EDlection2018: Republican Kevin Stitt Wins Oklahoma Governor’s Race, Stifling Democratic Hopes of a Teacher #RedForEd Victory
EDlection2018: This is one of several dozen races we’ve analyzed for the 2018 midterms that could go on to influence state or federal education policy. Get the latest headlines delivered straight to your inbox; sign up for The 74 Newsletter.
Republican businessman Kevin Stitt secured a sizable victory in Oklahoma’s gubernatorial race Tuesday night, despite #RedForEd momentum stemming from a statewide teacher strike this spring in the red state.
Stitt, an entrepreneur and self-proclaimed political outsider, beat Democrat Drew Edmondson, a former attorney and teacher, 54-42, according to New York Times projections. As recently as Sunday, polls had given Stitt a narrow, 3-point lead.
— NewsOK (@NewsOK) November 7, 2018
Stitt’s education platform includes raising Oklahoma’s extraordinarily low teacher pay to match salaries in surrounding states, expanding video technology to deliver Advanced Placement classes statewide — especially in rural areas — and retaining educators by awarding $5,000 bonuses for first-time certified teachers.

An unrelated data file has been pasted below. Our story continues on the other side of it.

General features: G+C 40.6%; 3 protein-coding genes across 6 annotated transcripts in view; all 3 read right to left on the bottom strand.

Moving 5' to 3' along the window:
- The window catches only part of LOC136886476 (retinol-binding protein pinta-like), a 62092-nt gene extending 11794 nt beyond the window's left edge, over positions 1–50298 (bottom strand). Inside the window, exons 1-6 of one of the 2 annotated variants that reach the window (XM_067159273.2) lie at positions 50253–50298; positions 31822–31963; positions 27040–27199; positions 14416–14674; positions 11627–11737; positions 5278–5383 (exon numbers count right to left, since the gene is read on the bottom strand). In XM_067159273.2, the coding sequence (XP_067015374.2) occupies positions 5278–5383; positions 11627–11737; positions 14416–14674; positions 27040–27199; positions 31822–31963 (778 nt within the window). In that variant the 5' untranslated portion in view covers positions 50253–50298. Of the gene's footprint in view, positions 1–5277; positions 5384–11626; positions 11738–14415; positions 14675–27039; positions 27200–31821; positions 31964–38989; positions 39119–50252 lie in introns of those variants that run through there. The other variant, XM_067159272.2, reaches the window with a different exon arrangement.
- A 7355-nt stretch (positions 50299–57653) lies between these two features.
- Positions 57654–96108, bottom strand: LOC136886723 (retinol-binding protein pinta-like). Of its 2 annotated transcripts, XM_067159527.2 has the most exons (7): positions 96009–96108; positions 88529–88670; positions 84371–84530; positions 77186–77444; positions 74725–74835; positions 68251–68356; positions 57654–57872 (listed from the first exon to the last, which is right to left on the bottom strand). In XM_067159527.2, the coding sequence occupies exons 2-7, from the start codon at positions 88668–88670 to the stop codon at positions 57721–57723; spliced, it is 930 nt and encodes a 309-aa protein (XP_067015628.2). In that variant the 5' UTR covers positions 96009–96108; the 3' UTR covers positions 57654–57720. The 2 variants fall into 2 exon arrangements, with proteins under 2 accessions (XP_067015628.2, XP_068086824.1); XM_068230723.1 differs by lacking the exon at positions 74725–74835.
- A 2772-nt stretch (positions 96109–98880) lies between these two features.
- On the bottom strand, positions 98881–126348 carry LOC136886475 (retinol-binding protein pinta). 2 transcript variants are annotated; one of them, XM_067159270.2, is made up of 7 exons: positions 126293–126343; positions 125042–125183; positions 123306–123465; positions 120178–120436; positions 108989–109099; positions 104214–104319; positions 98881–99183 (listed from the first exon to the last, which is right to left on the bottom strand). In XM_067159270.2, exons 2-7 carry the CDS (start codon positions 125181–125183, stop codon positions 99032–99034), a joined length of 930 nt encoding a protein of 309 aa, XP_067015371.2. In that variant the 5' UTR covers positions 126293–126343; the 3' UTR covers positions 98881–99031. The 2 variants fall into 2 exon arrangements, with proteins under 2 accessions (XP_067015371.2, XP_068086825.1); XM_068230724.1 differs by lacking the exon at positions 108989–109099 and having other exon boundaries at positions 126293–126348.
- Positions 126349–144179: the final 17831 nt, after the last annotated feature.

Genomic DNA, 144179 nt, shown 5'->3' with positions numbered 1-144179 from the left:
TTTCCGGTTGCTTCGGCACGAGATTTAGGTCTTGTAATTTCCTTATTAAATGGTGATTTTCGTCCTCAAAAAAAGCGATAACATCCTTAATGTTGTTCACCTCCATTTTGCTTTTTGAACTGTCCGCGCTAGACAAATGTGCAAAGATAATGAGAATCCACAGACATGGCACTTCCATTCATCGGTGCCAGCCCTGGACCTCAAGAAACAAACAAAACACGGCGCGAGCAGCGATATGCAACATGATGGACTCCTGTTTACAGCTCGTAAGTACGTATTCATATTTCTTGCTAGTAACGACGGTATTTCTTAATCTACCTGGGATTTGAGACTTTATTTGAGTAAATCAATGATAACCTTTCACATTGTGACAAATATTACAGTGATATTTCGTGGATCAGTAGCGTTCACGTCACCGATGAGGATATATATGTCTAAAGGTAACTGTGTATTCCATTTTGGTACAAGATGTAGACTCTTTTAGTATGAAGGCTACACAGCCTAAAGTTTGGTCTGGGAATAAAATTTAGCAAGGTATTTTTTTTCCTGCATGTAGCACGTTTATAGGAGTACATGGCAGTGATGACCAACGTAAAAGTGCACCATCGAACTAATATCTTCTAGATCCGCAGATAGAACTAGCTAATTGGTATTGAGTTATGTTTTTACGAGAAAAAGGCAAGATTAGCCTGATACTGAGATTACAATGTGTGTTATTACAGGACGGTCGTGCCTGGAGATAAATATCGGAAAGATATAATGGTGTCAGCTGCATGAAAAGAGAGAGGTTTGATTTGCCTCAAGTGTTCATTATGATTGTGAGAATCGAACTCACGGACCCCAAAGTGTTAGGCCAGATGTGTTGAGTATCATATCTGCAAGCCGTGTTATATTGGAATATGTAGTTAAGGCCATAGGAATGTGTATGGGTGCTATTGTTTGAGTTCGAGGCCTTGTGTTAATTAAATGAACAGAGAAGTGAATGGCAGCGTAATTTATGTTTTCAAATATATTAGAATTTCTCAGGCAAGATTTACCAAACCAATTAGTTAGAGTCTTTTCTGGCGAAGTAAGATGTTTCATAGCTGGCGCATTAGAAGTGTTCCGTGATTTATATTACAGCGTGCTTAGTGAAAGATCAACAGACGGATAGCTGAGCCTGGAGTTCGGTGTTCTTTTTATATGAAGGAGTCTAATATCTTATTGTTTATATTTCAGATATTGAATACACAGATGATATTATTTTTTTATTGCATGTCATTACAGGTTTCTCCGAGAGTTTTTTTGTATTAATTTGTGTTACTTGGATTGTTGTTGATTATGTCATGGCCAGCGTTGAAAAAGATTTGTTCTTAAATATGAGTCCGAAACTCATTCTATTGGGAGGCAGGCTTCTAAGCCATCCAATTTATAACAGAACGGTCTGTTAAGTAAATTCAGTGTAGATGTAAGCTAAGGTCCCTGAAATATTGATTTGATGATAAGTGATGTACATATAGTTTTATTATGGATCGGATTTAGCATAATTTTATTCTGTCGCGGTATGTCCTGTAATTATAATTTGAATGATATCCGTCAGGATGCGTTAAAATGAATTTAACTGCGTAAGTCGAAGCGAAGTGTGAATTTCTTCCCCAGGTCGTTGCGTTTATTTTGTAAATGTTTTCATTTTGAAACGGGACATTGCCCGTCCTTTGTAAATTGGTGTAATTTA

He will replace term-limited Republican Gov. Mary Fallin, who has the lowest gubernatorial approval rating in the country.
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In 2016, 65 percent of Oklahoma voters cast ballots for Donald Trump, and the president endorsed Stitt in August. But Democrats had hoped to turn the state’s governorship blue this year as the #RedForEd teacher movement engulfed the red state.
In April, Oklahoma weathered a nine-day teacher strike protesting low salaries, a switch to four-day school weeks and years of budget shortfalls that have eaten away at public school funding. Teachers got raises of about $6,000 as a result of the #RedForEd movement.
One notable divide between Stitt and Edmondson during the campaign involved a bill to fund teacher salaries through higher taxes on items such as oil and tobacco. Edmondson supported the bill, while Stitt said schools should reallocate part of their property tax revenue to cover their costs instead.
Eight of 19 House Republicans who had opposed that bill lost their primaries earlier this year.
EDlection2018: This is one of several dozen races we’ve analyzed for the 2018 midterms that could go on to influence state or federal education policy. Get the latest headlines delivered straight to your inbox; sign up for The 74 Newsletter.Submit a Letter to the Editor